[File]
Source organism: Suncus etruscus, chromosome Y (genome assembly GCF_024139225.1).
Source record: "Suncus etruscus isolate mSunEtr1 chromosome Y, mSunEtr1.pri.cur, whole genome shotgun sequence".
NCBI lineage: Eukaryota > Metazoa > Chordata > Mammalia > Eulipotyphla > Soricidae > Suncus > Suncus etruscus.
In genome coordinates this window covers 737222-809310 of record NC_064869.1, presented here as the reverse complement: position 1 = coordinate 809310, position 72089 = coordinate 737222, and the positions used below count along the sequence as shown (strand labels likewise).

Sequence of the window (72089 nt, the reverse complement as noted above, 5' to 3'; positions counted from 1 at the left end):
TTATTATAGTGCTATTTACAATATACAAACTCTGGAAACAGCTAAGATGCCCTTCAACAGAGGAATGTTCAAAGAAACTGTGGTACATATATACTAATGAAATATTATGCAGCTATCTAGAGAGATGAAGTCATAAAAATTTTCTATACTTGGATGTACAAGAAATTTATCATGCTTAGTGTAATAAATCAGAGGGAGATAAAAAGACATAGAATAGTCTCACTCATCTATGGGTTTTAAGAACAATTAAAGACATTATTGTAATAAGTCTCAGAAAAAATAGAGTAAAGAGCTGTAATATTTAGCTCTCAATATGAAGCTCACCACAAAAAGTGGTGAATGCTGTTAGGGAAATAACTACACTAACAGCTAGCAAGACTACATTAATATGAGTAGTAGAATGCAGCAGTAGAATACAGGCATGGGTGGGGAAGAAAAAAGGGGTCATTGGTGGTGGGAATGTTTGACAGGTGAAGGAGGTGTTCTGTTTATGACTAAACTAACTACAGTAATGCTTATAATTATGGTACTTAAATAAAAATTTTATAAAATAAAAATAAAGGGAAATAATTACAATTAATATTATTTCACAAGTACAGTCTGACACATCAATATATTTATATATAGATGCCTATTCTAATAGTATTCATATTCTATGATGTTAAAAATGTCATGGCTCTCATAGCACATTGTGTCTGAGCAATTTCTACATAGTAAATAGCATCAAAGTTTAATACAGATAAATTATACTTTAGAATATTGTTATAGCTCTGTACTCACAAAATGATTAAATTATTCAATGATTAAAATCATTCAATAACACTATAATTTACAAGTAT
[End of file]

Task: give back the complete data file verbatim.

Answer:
Source organism: Suncus etruscus, chromosome Y (genome assembly GCF_024139225.1).
Source record: "Suncus etruscus isolate mSunEtr1 chromosome Y, mSunEtr1.pri.cur, whole genome shotgun sequence".
NCBI lineage: Eukaryota > Metazoa > Chordata > Mammalia > Eulipotyphla > Soricidae > Suncus > Suncus etruscus.
In genome coordinates this window covers 737222-809310 of record NC_064869.1, presented here as the reverse complement: position 1 = coordinate 809310, position 72089 = coordinate 737222, and the positions used below count along the sequence as shown (strand labels likewise).

Sequence of the window (72089 nt, the reverse complement as noted above, 5' to 3'; positions counted from 1 at the left end):
TTATTATAGTGCTATTTACAATATACAAACTCTGGAAACAGCTAAGATGCCCTTCAACAGAGGAATGTTCAAAGAAACTGTGGTACATATATACTAATGAAATATTATGCAGCTATCTAGAGAGATGAAGTCATAAAAATTTTCTATACTTGGATGTACAAGAAATTTATCATGCTTAGTGTAATAAATCAGAGGGAGATAAAAAGACATAGAATAGTCTCACTCATCTATGGGTTTTAAGAACAATTAAAGACATTATTGTAATAAGTCTCAGAAAAAATAGAGTAAAGAGCTGTAATATTTAGCTCTCAATATGAAGCTCACCACAAAAAGTGGTGAATGCTGTTAGGGAAATAACTACACTAACAGCTAGCAAGACTACATTAATATGAGTAGTAGAATGCAGCAGTAGAATACAGGCATGGGTGGGGAAGAAAAAAGGGGTCATTGGTGGTGGGAATGTTTGACAGGTGAAGGAGGTGTTCTGTTTATGACTAAACTAACTACAGTAATGCTTATAATTATGGTACTTAAATAAAAATTTTATAAAATAAAAATAAAGGGAAATAATTACAATTAATATTATTTCACAAGTACAGTCTGACACATCAATATATTTATATATAGATGCCTATTCTAATAGTATTCATATTCTATGATGTTAAAAATGTCATGGCTCTCATAGCACATTGTGTCTGAGCAATTTCTACATAGTAAATAGCATCAAAGTTTAATACAGATAAATTATACTTTAGAATATTGTTATAGCTCTGTACTCACAAAATGATTAAATTATTCAATGATTAAAATCATTCAATAACACTATAATTTACAAGTAT